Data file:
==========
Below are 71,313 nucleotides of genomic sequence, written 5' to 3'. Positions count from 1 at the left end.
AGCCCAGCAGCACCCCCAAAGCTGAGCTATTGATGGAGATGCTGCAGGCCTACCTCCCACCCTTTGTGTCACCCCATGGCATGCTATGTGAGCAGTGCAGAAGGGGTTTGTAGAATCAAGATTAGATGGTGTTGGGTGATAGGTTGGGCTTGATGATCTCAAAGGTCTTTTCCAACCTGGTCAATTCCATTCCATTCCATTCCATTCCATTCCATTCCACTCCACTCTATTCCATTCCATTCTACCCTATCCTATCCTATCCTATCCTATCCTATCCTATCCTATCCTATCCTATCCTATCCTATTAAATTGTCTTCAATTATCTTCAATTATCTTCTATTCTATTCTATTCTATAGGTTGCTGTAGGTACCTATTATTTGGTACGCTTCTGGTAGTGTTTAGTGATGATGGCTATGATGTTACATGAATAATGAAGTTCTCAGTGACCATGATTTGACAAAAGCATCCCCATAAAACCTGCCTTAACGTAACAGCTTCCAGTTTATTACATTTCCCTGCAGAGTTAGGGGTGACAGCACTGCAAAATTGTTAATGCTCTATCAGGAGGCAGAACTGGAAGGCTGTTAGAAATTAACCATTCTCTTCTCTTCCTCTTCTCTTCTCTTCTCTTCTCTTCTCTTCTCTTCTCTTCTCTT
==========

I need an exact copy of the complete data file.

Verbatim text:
Below are 71,313 nucleotides of genomic sequence, written 5' to 3'. Positions count from 1 at the left end.
AGCCCAGCAGCACCCCCAAAGCTGAGCTATTGATGGAGATGCTGCAGGCCTACCTCCCACCCTTTGTGTCACCCCATGGCATGCTATGTGAGCAGTGCAGAAGGGGTTTGTAGAATCAAGATTAGATGGTGTTGGGTGATAGGTTGGGCTTGATGATCTCAAAGGTCTTTTCCAACCTGGTCAATTCCATTCCATTCCATTCCATTCCATTCCATTCCACTCCACTCTATTCCATTCCATTCTACCCTATCCTATCCTATCCTATCCTATCCTATCCTATCCTATCCTATCCTATCCTATCCTATTAAATTGTCTTCAATTATCTTCAATTATCTTCTATTCTATTCTATTCTATAGGTTGCTGTAGGTACCTATTATTTGGTACGCTTCTGGTAGTGTTTAGTGATGATGGCTATGATGTTACATGAATAATGAAGTTCTCAGTGACCATGATTTGACAAAAGCATCCCCATAAAACCTGCCTTAACGTAACAGCTTCCAGTTTATTACATTTCCCTGCAGAGTTAGGGGTGACAGCACTGCAAAATTGTTAATGCTCTATCAGGAGGCAGAACTGGAAGGCTGTTAGAAATTAACCATTCTCTTCTCTTCCTCTTCTCTTCTCTTCTCTTCTCTTCTCTTCTCTTCTCTTCTCTT